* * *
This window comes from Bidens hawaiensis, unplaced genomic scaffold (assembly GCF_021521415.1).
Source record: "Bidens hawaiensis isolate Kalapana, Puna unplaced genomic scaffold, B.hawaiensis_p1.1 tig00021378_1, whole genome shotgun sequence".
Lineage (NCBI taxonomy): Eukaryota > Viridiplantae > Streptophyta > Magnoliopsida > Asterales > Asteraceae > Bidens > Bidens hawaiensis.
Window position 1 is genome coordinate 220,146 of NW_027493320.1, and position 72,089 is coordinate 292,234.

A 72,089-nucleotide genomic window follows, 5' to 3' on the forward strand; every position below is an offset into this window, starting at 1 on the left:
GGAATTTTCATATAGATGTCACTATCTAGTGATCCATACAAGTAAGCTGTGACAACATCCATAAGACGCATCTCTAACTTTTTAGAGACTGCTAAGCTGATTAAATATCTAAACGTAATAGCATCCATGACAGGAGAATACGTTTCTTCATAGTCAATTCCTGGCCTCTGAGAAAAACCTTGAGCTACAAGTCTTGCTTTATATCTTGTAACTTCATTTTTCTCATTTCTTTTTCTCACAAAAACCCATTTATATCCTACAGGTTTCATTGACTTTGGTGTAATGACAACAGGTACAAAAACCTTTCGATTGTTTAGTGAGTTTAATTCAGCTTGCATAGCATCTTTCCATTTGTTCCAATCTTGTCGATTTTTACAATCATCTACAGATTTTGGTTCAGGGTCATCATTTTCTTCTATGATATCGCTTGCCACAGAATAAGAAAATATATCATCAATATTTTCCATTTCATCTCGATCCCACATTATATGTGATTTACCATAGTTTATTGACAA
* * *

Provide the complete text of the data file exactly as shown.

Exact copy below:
This window comes from Bidens hawaiensis, unplaced genomic scaffold (assembly GCF_021521415.1).
Source record: "Bidens hawaiensis isolate Kalapana, Puna unplaced genomic scaffold, B.hawaiensis_p1.1 tig00021378_1, whole genome shotgun sequence".
Lineage (NCBI taxonomy): Eukaryota > Viridiplantae > Streptophyta > Magnoliopsida > Asterales > Asteraceae > Bidens > Bidens hawaiensis.
Window position 1 is genome coordinate 220,146 of NW_027493320.1, and position 72,089 is coordinate 292,234.

A 72,089-nucleotide genomic window follows, 5' to 3' on the forward strand; every position below is an offset into this window, starting at 1 on the left:
GGAATTTTCATATAGATGTCACTATCTAGTGATCCATACAAGTAAGCTGTGACAACATCCATAAGACGCATCTCTAACTTTTTAGAGACTGCTAAGCTGATTAAATATCTAAACGTAATAGCATCCATGACAGGAGAATACGTTTCTTCATAGTCAATTCCTGGCCTCTGAGAAAAACCTTGAGCTACAAGTCTTGCTTTATATCTTGTAACTTCATTTTTCTCATTTCTTTTTCTCACAAAAACCCATTTATATCCTACAGGTTTCATTGACTTTGGTGTAATGACAACAGGTACAAAAACCTTTCGATTGTTTAGTGAGTTTAATTCAGCTTGCATAGCATCTTTCCATTTGTTCCAATCTTGTCGATTTTTACAATCATCTACAGATTTTGGTTCAGGGTCATCATTTTCTTCTATGATATCGCTTGCCACAGAATAAGAAAATATATCATCAATATTTTCCATTTCATCTCGATCCCACATTATATGTGATTTACCATAGTTTATTGACAA